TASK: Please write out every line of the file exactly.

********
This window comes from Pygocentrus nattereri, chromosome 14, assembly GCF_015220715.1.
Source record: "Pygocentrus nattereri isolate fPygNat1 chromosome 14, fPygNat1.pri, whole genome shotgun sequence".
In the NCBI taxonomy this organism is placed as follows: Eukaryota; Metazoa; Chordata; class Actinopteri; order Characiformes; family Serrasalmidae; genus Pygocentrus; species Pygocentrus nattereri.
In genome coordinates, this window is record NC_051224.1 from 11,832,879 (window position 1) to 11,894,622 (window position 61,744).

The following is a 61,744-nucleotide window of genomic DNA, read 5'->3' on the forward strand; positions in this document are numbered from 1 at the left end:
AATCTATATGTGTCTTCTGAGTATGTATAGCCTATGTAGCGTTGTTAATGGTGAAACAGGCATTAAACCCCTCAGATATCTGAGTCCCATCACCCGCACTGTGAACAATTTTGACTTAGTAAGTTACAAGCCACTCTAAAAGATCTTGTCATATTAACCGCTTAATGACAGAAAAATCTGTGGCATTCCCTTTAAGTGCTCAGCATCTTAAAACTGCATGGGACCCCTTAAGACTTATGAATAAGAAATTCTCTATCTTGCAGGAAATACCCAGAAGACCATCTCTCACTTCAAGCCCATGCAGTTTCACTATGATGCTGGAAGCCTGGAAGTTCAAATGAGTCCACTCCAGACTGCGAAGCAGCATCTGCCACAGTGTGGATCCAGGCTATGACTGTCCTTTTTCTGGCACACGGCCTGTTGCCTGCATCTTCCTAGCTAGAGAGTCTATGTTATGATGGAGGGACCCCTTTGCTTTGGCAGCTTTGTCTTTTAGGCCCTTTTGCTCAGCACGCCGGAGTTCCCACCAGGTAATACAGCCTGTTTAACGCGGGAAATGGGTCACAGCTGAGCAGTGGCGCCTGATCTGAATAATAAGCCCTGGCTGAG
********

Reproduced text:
This window comes from Pygocentrus nattereri, chromosome 14, assembly GCF_015220715.1.
Source record: "Pygocentrus nattereri isolate fPygNat1 chromosome 14, fPygNat1.pri, whole genome shotgun sequence".
In the NCBI taxonomy this organism is placed as follows: Eukaryota; Metazoa; Chordata; class Actinopteri; order Characiformes; family Serrasalmidae; genus Pygocentrus; species Pygocentrus nattereri.
In genome coordinates, this window is record NC_051224.1 from 11,832,879 (window position 1) to 11,894,622 (window position 61,744).

The following is a 61,744-nucleotide window of genomic DNA, read 5'->3' on the forward strand; positions in this document are numbered from 1 at the left end:
AATCTATATGTGTCTTCTGAGTATGTATAGCCTATGTAGCGTTGTTAATGGTGAAACAGGCATTAAACCCCTCAGATATCTGAGTCCCATCACCCGCACTGTGAACAATTTTGACTTAGTAAGTTACAAGCCACTCTAAAAGATCTTGTCATATTAACCGCTTAATGACAGAAAAATCTGTGGCATTCCCTTTAAGTGCTCAGCATCTTAAAACTGCATGGGACCCCTTAAGACTTATGAATAAGAAATTCTCTATCTTGCAGGAAATACCCAGAAGACCATCTCTCACTTCAAGCCCATGCAGTTTCACTATGATGCTGGAAGCCTGGAAGTTCAAATGAGTCCACTCCAGACTGCGAAGCAGCATCTGCCACAGTGTGGATCCAGGCTATGACTGTCCTTTTTCTGGCACACGGCCTGTTGCCTGCATCTTCCTAGCTAGAGAGTCTATGTTATGATGGAGGGACCCCTTTGCTTTGGCAGCTTTGTCTTTTAGGCCCTTTTGCTCAGCACGCCGGAGTTCCCACCAGGTAATACAGCCTGTTTAACGCGGGAAATGGGTCACAGCTGAGCAGTGGCGCCTGATCTGAATAATAAGCCCTGGCTGAG